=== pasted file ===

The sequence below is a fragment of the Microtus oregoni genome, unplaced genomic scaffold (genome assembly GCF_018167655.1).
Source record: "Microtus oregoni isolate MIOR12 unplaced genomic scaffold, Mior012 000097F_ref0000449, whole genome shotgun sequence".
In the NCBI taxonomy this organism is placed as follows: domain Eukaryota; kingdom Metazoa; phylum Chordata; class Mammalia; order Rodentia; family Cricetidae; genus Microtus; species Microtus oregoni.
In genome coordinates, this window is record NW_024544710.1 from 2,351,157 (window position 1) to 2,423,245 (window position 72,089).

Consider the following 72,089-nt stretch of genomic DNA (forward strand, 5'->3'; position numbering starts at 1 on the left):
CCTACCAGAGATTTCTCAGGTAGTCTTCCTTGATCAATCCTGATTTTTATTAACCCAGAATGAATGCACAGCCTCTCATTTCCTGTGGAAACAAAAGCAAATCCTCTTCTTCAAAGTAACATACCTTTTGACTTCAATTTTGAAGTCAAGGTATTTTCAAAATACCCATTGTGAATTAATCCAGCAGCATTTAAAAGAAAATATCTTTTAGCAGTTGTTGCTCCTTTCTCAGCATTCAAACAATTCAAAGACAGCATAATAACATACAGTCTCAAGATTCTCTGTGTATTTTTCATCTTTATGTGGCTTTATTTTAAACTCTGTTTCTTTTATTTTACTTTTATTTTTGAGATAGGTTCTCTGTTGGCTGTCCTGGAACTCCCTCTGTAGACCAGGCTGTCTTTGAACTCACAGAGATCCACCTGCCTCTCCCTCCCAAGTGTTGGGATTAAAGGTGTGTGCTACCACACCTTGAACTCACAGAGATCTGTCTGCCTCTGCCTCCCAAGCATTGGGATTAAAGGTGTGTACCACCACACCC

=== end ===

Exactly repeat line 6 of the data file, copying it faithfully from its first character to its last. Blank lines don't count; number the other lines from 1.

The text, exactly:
CCTACCAGAGATTTCTCAGGTAGTCTTCCTTGATCAATCCTGATTTTTATTAACCCAGAATGAATGCACAGCCTCTCATTTCCTGTGGAAACAAAAGCAAATCCTCTTCTTCAAAGTAACATACCTTTTGACTTCAATTTTGAAGTCAAGGTATTTTCAAAATACCCATTGTGAATTAATCCAGCAGCATTTAAAAGAAAATATCTTTTAGCAGTTGTTGCTCCTTTCTCAGCATTCAAACAATTCAAAGACAGCATAATAACATACAGTCTCAAGATTCTCTGTGTATTTTTCATCTTTATGTGGCTTTATTTTAAACTCTGTTTCTTTTATTTTACTTTTATTTTTGAGATAGGTTCTCTGTTGGCTGTCCTGGAACTCCCTCTGTAGACCAGGCTGTCTTTGAACTCACAGAGATCCACCTGCCTCTCCCTCCCAAGTGTTGGGATTAAAGGTGTGTGCTACCACACCTTGAACTCACAGAGATCTGTCTGCCTCTGCCTCCCAAGCATTGGGATTAAAGGTGTGTACCACCACACCC